Courtney Powell was ready to hang up her cleats.
After scoring the game-tying goal in her final soccer match as an Iowa State senior this past fall, she thought she was done, but her father hoped to watch her play one more season. He suggested she use the NCAA blanket waiver that grants an extra year of eligibility to student-athletes whose seasons were affected by the pandemic. A few months later, Powell's father died from COVID-19—and his words of encouragement resonated more than ever. This fall, Powell is fulfilling her father's wish as a transfer forward at Iowa.
Powell was raised a Hawkeye fan, attending football and basketball games with her father and twin brother. "Growing up, it was my dream to play for Iowa," says the La Porte City, Iowa, native. However, Powell ultimately committed to Iowa State in hopes of pursuing a career in agriculture with interests in sales, marketing, farm management, and agronomy.
After a condensed soccer season this past fall, Powell shifted her focus to completing her agricultural studies degree and finding a job. Her priorities changed in mid-December when her parents contracted COVID-19. While her mother quickly recovered, her father went on a ventilator and was transferred to University of Iowa Hospitals & Clinics. He received treatment for a month before dying in February at age 56. "He was the rock of our family and the picture-perfect dad," says Powell. "My faith is what is getting me through this time."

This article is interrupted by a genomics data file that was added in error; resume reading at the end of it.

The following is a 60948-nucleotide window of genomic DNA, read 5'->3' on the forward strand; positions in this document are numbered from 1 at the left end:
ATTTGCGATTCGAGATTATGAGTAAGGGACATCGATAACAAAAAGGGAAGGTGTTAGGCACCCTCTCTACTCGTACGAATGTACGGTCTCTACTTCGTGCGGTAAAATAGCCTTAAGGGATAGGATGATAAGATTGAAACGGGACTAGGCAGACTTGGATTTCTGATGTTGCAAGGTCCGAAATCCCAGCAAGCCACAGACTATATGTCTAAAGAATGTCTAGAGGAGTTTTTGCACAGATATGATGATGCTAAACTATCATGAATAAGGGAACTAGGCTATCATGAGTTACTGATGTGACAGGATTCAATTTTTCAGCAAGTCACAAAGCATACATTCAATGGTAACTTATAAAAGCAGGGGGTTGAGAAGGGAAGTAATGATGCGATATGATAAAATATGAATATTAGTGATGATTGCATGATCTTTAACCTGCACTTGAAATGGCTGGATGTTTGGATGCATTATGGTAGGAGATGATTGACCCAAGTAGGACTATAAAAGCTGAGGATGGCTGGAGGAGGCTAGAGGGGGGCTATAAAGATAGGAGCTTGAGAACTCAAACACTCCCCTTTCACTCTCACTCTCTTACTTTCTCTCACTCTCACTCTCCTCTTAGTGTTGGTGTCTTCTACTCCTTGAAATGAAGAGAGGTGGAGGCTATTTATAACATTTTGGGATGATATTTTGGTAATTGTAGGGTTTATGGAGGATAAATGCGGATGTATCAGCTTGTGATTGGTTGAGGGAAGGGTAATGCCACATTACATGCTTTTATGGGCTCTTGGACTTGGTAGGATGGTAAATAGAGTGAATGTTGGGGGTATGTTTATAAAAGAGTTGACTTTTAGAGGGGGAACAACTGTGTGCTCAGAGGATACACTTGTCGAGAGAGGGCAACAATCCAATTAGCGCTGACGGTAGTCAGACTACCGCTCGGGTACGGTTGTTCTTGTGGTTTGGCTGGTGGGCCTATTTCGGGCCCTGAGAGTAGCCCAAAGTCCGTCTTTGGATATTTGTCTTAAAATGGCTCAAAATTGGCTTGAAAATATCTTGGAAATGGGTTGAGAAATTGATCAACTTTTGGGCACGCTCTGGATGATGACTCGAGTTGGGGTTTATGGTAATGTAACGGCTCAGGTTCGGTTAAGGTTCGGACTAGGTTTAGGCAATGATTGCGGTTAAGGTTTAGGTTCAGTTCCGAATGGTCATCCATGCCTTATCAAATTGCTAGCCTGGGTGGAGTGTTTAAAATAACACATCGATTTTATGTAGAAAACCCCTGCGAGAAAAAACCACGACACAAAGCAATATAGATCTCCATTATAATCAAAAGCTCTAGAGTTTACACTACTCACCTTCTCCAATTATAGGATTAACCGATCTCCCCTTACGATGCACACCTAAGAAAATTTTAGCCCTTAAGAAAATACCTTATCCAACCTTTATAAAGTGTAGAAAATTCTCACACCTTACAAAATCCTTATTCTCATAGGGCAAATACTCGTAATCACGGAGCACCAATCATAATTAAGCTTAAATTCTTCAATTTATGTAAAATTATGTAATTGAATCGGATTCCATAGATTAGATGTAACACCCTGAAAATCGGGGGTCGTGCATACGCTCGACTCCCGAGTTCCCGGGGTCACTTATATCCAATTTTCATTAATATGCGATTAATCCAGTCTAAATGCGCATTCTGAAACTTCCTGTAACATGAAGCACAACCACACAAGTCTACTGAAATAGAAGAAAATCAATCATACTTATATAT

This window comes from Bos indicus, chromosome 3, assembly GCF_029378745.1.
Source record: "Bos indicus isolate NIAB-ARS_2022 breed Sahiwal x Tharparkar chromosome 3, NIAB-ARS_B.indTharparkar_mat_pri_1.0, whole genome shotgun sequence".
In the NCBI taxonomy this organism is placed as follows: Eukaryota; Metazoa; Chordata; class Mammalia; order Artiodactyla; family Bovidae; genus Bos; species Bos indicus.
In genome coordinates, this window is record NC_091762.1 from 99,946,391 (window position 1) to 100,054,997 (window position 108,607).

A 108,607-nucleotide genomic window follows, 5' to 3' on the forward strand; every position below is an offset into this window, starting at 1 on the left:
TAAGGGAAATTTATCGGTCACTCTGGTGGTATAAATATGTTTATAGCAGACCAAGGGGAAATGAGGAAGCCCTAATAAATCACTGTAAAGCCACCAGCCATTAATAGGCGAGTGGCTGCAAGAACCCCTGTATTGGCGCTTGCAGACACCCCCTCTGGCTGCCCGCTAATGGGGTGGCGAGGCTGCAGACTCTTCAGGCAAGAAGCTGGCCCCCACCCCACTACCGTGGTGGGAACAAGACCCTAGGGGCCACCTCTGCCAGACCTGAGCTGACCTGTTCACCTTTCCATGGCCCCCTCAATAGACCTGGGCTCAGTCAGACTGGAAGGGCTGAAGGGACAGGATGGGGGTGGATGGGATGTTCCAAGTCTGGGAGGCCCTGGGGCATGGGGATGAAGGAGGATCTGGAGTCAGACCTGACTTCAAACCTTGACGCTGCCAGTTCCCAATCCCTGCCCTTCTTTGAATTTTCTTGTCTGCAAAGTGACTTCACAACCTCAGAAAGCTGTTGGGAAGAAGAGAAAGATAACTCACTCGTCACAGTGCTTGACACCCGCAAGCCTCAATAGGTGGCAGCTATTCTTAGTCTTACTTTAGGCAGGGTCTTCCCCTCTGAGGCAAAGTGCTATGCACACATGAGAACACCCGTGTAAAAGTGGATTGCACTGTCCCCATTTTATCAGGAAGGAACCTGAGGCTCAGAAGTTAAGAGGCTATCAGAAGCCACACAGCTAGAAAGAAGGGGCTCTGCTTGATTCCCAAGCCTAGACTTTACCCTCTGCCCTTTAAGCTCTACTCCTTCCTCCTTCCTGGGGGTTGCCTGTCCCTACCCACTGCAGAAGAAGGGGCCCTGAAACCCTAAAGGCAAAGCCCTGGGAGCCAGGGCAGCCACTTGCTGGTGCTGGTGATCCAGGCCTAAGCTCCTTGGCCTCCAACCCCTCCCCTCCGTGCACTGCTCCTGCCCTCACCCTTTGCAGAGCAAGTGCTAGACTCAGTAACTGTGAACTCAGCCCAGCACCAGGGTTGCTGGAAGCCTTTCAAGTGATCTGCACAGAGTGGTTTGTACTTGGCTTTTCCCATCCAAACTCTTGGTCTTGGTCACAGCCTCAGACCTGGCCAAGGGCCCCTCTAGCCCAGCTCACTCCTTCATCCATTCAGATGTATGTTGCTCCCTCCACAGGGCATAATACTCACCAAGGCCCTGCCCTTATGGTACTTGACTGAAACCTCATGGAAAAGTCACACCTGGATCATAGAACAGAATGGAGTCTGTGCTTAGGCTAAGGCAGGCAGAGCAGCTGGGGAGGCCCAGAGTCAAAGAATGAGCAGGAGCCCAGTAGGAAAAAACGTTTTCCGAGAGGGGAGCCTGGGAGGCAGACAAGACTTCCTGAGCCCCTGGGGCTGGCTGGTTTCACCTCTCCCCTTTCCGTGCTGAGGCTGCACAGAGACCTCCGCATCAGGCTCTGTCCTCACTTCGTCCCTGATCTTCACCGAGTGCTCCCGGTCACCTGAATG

After the initial shock of her father's death, Powell began noticing signs pointing her back to the pitch—this time as a Hawkeye.
Her fiancé was accepted into Iowa's physical therapy program, and she began planning to move to Iowa City with him. When Powell's job search stalled, she decided to lace up her cleats again. "I took that as a sign that I need to play once more and dedicate the season to my dad," says Powell. "I think this is going to be my best season—I have so much more to play for."
Inspired to help others who face the same challenges her family experienced, Powell is also partnering with UI Hospitals & Clinics to start a foundation in her father's memory called Scott's Army. The foundation will support families who have a loved one in the intensive care unit facing a life-threatening condition.
"When you're grieving, it's so easy to crawl into a dark hole and not want to do anything," says Powell. "But I'm trying to find the positives and use soccer as a place to go that I don't have to get into that dark place. It's a saving grace for me."
Support Scott's Army with a gift to the UI Hospitals & Clinics Extenuating Circumstances Fund.